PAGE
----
There is a raw and naive edge about Watford’s squad but burgeoning ambition too. There were lucky to see Norris hit a post when Austin set up Sam Byram to slide the ball towards the penalty spot in the ninth minute and indebted to goalkeeper Manuel Almunia after he closed the angles in front of Varney and parried the forward’s close-range shot, but Watford’s commitment to quick counter-attacking did not give way to negativity.
Played on the right-hand side of a three-man defence, Green looked vulnerable from the outset and as uncomfortable as a central midfielder might.
He was caught out of position in the 28th minute when Matej Vydra exchanged passed with Alex Geijo and advanced on Kenny’s goal. Lee Peltier waved for an offside flag and Vydra looked himself to the touchline before sizing up Kenny and smashing the ball into the net.
Two quick chances for Almen Abdi followed – both wasted from close range – before the implosion began. In the 44th minute, El-Hadji Diouf sold Pearce short with a weak pass and the centre-back caught Vydra with a late tackle. Referee Trevor Kettle pulled a red card from his top pocket.
“I’m convinced it’s not a sending off,” said Warnock. “Both linesmen told the referee they thought it was a red but they’re 55 yards away. I find that very difficult to accept as a manager.”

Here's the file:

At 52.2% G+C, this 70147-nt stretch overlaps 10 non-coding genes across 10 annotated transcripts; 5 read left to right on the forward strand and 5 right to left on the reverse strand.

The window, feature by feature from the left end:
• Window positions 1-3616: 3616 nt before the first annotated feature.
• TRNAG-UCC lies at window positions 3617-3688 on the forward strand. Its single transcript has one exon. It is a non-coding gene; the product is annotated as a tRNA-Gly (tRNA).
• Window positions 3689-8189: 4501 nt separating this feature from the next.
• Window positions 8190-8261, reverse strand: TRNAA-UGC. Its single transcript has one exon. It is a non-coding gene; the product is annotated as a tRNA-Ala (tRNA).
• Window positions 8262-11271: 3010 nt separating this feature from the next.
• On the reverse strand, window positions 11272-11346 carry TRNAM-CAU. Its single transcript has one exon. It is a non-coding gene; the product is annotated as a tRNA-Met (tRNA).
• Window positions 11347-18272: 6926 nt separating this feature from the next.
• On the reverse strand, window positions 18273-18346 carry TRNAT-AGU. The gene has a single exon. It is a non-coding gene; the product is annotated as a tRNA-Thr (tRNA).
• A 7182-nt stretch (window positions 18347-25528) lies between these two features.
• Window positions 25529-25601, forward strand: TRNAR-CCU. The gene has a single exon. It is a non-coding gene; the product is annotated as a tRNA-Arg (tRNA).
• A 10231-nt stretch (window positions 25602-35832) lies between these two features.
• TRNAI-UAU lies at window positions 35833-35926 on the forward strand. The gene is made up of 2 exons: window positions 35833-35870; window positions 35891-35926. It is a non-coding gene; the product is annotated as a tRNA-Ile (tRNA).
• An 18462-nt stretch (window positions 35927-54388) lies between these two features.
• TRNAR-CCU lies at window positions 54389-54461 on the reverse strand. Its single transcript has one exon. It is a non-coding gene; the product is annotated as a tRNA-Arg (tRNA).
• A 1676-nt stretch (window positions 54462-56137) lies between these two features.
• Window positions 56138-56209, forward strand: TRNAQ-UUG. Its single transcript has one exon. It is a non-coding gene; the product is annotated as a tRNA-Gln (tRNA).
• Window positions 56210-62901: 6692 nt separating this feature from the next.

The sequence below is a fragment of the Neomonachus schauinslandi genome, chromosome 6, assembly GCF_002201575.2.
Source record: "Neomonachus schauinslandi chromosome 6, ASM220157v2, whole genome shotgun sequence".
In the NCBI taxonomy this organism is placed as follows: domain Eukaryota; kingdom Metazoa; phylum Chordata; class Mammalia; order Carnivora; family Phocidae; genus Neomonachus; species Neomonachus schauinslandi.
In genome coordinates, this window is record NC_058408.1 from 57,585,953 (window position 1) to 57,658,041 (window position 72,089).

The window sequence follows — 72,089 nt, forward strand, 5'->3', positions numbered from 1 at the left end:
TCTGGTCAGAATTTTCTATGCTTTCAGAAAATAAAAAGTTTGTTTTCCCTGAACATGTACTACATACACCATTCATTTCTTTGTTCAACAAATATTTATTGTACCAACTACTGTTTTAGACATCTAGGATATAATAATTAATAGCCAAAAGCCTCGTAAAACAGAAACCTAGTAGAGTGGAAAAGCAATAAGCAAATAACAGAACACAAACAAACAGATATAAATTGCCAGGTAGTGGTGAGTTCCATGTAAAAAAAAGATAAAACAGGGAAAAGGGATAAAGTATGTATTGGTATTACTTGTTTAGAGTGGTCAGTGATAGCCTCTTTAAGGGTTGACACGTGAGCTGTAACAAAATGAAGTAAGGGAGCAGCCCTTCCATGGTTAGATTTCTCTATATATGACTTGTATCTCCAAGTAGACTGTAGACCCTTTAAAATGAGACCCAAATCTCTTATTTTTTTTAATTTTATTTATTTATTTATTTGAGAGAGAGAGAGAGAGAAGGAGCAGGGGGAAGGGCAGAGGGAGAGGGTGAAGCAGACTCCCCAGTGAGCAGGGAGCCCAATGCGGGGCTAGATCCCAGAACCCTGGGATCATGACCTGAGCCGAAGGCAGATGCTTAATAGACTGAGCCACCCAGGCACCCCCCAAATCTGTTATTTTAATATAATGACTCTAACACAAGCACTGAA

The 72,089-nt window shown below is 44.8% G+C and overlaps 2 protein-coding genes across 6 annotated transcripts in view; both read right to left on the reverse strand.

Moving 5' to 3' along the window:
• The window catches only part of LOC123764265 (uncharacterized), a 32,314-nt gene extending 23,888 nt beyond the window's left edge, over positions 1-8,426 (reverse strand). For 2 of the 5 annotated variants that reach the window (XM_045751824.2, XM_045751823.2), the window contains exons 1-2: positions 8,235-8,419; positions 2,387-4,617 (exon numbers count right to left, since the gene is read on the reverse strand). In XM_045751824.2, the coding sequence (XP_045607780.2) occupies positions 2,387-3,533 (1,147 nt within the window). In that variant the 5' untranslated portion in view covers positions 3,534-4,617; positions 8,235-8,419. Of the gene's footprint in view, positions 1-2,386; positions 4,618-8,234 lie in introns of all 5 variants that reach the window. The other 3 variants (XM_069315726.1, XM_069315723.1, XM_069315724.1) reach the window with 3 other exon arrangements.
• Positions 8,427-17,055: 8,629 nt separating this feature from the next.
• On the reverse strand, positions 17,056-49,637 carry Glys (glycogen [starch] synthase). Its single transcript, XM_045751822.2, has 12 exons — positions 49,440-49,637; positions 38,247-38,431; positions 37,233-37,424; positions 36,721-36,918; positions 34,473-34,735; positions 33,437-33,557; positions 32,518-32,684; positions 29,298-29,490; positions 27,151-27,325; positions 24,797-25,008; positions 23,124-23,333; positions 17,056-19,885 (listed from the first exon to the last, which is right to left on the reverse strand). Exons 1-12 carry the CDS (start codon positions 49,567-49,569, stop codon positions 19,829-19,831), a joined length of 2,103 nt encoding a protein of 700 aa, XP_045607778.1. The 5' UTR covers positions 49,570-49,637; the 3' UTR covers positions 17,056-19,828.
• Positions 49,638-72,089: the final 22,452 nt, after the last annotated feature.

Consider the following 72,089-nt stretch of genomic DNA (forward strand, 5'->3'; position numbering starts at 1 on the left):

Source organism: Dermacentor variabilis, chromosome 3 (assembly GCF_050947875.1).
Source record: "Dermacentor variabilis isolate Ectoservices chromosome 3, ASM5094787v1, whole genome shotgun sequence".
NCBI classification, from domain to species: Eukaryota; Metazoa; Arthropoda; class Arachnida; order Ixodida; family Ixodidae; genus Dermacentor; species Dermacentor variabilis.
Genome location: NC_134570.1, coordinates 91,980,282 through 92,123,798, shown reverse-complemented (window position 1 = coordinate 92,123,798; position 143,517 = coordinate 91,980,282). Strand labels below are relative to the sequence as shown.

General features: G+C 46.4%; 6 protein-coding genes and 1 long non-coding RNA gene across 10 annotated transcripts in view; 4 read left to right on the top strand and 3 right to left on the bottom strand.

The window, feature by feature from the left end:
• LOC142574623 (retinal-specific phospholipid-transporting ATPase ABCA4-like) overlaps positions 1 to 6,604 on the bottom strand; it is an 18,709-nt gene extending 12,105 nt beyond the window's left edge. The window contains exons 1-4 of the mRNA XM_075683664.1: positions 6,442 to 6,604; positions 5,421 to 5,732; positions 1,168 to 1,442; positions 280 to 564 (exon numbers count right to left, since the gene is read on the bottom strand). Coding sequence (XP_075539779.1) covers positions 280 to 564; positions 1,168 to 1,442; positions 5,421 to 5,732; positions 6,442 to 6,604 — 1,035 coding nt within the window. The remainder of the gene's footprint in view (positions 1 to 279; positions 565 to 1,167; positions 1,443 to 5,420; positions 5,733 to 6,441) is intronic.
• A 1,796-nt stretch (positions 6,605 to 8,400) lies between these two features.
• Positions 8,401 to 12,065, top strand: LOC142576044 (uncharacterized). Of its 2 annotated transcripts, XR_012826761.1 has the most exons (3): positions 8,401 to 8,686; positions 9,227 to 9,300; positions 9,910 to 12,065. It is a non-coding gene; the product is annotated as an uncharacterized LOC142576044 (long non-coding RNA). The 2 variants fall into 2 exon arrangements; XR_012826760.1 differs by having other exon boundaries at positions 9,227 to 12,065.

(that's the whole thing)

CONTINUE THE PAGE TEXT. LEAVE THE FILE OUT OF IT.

Warnock’s answer was to withdraw Green and replace him with Tom Lees, remarkably recovered from damage to the retina in one eye. He went further at half-time and substituted Diouf and Aidan White, playing his entire hand in an effort to “try and win the game.” Brown and Ryan Hall took the field but had barely touched the ball when Austin was trapped in a nasty collision with Marco Cassetti.
The Jamaican international received treated for a suspected broken leg for several minutes before leaving the field on a stretcher. He was carried out of stadium to a waiting ambulance. Warnock addressed his remaining nine players and gave what orders he could but they huddled together like General Custer’s men, doomed to the arrows in spite of their willingness to fight.
Abdi scored Watford’s second goal by dropping his shoulder and beating Kenny from 20 yards on the hour and Mark Yeates’ sweet free-kick added a third on 75 minutes.
Michael Tonge replied with a penalty after Joel Ekstrand fouled Varney and controversially escaping a second yellow card but Watford did not twitch excessively. Vydra converted a chip on the break and Sean Murray and Troy Deeney both beat Kenny from outside the box during 10 torturous minutes of injury-time. Kettle called a halt 30 seconds early.
Warnock tried to apply perspective at full-time, saying: “The game of football was irrelevant after Rudy’s injury. I’m just concerned about him.”
His concern was shared by the thousands who stayed on to see the bitter end but there are other worries too, all of them related to the money which sits in a bank account, waiting to buy GFH Capital into this drama and a club where nothing is ever done by halves.
Watford: Almunia, Doyley, Ekstrand, Cassetti, Hoban, Yeates, Anya, Abdi (Hogg 68), Smith (Murray 81), Geijo (Deeney 60), Vydra. Subs (not used): Thompson, Bond, Chalobah, Forestieri.